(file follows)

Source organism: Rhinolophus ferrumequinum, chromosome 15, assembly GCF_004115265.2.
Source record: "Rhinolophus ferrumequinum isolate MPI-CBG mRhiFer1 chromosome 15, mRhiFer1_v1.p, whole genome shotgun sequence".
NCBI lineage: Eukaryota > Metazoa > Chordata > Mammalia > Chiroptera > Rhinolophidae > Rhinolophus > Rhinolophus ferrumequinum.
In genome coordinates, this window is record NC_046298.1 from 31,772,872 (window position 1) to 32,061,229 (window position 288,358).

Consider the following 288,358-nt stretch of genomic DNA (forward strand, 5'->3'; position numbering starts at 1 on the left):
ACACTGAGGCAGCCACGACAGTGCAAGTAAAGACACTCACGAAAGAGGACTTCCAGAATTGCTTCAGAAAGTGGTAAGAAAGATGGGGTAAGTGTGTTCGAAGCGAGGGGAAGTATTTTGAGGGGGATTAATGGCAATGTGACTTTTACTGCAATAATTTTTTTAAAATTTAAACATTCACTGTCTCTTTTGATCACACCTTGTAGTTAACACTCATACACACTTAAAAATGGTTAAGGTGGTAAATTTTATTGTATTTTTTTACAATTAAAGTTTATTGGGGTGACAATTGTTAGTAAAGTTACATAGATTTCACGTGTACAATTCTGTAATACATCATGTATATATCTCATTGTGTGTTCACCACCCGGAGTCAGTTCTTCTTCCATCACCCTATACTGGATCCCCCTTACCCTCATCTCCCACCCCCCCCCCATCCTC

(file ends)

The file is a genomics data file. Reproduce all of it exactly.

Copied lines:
Source organism: Rhinolophus ferrumequinum, chromosome 15, assembly GCF_004115265.2.
Source record: "Rhinolophus ferrumequinum isolate MPI-CBG mRhiFer1 chromosome 15, mRhiFer1_v1.p, whole genome shotgun sequence".
NCBI lineage: Eukaryota > Metazoa > Chordata > Mammalia > Chiroptera > Rhinolophidae > Rhinolophus > Rhinolophus ferrumequinum.
In genome coordinates, this window is record NC_046298.1 from 31,772,872 (window position 1) to 32,061,229 (window position 288,358).

Consider the following 288,358-nt stretch of genomic DNA (forward strand, 5'->3'; position numbering starts at 1 on the left):
ACACTGAGGCAGCCACGACAGTGCAAGTAAAGACACTCACGAAAGAGGACTTCCAGAATTGCTTCAGAAAGTGGTAAGAAAGATGGGGTAAGTGTGTTCGAAGCGAGGGGAAGTATTTTGAGGGGGATTAATGGCAATGTGACTTTTACTGCAATAATTTTTTTAAAATTTAAACATTCACTGTCTCTTTTGATCACACCTTGTAGTTAACACTCATACACACTTAAAAATGGTTAAGGTGGTAAATTTTATTGTATTTTTTTACAATTAAAGTTTATTGGGGTGACAATTGTTAGTAAAGTTACATAGATTTCACGTGTACAATTCTGTAATACATCATGTATATATCTCATTGTGTGTTCACCACCCGGAGTCAGTTCTTCTTCCATCACCCTATACTGGATCCCCCTTACCCTCATCTCCCACCCCCCCCCCATCCTC